ESTHER BUSH

This month, the “Take Charge of Your Health Today” page focuses on inflammatory bowel disease (IBD) and a new care model for this set of diseases. Vianca Masucci, health advocate, and Esther L. Bush, president and CEO, both of the Urban League of Greater Pittsburgh, exchanged ideas on this topic.

VM: Good afternoon, Ms. Bush. This month we’re talking about IBD. IBD is a general term for a variety of diseases that cause discomfort in the intestine. These types of diseases have become more commonly reported in the Black community over the past few decades.

EB: That makes sense, Vianca. As you were talking, I thought of all of people I know who have some kind of IBD, and I realized that I know quite a few. I don’t remember talking much about these before, say, a decade ago. There has been a greater awareness of these diseases in the Black communities. I don’t know if that’s because more people are getting them or because more people are talking about them.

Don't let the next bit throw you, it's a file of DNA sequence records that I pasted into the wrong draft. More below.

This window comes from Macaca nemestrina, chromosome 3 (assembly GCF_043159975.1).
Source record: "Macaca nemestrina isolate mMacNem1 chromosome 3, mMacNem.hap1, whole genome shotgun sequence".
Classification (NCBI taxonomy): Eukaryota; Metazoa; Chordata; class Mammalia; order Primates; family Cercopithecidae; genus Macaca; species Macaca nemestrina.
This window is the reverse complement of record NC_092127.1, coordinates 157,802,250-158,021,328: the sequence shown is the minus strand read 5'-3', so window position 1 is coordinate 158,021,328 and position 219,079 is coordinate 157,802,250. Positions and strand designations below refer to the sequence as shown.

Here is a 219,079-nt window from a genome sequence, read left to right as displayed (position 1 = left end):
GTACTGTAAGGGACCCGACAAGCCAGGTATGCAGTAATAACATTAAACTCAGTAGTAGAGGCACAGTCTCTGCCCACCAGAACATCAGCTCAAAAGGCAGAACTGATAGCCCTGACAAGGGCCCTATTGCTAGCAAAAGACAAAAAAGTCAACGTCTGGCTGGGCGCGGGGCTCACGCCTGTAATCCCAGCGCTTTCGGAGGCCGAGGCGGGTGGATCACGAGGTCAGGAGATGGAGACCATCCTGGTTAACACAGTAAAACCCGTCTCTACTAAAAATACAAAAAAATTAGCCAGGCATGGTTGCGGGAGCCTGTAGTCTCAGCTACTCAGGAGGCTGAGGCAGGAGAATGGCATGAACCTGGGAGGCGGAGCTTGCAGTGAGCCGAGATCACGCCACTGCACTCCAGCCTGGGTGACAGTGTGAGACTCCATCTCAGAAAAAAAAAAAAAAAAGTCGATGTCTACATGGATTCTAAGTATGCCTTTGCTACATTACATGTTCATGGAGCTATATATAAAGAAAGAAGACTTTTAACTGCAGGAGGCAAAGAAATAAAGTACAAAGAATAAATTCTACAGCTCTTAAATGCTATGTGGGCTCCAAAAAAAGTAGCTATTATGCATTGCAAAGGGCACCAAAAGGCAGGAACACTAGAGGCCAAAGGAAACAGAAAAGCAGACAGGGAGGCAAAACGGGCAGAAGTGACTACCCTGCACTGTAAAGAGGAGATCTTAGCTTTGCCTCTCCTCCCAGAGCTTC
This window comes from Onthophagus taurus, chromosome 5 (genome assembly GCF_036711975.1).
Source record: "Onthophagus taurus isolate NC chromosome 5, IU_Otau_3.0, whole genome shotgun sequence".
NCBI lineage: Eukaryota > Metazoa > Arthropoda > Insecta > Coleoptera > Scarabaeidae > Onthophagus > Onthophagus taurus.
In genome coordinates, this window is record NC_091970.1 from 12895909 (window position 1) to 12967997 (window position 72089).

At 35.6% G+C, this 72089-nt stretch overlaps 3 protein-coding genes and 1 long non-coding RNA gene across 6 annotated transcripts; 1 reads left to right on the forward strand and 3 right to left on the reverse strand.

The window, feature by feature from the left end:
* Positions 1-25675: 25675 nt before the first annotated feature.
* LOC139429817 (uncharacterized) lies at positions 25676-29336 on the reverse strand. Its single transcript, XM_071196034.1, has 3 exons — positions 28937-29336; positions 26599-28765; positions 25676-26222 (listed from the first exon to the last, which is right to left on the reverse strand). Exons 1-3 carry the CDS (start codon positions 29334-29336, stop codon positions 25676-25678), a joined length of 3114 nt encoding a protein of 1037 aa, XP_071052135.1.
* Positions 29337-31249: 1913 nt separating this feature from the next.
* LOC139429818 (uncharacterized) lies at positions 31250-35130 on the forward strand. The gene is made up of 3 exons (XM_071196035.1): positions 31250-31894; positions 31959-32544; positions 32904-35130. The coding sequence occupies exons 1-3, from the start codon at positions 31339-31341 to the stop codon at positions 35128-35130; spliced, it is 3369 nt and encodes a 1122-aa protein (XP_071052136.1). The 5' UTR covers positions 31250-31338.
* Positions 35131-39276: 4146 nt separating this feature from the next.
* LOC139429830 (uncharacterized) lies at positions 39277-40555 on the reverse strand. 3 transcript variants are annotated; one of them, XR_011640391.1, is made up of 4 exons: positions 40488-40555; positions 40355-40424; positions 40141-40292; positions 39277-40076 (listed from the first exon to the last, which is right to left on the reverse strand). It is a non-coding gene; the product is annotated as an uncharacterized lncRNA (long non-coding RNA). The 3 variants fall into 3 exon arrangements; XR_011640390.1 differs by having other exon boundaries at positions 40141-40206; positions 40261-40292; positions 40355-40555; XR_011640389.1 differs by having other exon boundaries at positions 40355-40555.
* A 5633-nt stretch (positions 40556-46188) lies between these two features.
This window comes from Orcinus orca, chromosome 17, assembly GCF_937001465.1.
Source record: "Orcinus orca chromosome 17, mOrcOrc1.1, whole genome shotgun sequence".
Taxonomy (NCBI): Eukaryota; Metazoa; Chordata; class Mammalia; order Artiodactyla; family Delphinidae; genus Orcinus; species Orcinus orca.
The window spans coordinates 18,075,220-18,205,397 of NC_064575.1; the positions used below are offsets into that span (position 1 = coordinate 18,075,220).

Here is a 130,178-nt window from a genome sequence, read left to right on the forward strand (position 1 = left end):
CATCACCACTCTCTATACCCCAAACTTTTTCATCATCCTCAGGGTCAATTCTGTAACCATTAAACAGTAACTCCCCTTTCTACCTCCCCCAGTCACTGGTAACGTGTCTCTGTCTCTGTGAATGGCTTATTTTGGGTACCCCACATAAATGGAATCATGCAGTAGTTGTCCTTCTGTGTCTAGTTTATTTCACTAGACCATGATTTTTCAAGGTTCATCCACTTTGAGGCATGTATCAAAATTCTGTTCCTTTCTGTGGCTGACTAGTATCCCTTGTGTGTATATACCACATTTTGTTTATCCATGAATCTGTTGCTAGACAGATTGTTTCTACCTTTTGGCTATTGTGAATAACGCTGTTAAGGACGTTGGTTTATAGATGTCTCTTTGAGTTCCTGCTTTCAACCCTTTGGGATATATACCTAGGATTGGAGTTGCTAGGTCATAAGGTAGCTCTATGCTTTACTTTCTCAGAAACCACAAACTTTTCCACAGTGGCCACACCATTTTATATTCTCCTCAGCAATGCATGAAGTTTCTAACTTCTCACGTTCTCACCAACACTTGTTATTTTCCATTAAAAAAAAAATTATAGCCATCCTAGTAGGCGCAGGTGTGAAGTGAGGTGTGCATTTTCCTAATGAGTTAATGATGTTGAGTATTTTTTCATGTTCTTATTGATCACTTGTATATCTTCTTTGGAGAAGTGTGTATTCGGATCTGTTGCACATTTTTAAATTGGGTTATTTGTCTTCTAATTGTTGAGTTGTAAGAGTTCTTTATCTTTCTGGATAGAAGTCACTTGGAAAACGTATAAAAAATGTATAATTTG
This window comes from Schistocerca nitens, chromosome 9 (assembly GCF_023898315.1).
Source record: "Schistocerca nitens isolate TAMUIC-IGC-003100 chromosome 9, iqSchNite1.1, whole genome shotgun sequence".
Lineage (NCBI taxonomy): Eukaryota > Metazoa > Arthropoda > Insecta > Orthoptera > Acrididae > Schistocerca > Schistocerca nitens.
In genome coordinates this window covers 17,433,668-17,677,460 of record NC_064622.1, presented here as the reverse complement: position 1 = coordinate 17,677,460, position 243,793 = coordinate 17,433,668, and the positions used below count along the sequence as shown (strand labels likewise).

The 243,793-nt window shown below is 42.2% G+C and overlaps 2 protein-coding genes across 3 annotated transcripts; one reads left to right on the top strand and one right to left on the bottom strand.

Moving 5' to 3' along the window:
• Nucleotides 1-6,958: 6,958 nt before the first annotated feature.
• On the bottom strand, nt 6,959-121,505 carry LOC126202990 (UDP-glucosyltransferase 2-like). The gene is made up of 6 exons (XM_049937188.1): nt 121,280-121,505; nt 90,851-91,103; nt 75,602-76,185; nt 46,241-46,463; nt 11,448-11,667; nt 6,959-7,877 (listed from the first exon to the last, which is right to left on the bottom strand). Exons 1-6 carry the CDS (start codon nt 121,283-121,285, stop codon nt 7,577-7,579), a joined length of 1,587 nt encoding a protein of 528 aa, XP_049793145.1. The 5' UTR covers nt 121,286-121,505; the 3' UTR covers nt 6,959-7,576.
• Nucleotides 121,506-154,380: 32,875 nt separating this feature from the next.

VM: That’s an interesting point, Ms. Bush. I don’t think that researchers have figured that out either. One of the issues with IBD is that people don’t like to talk about the symptoms because they’re very personal. As Dr. Regueiro says in the overview, people don’t like talking about their bowels. But these symptoms can have a big effect on an individual’s life. The symptoms range from pain to abnormal bowel habits to symptoms outside of the bowels like arthritis.  IBD can make it hard for a person to rely on his or her body. It can be a very stressful disease—and that stress affects both physical and mental health.

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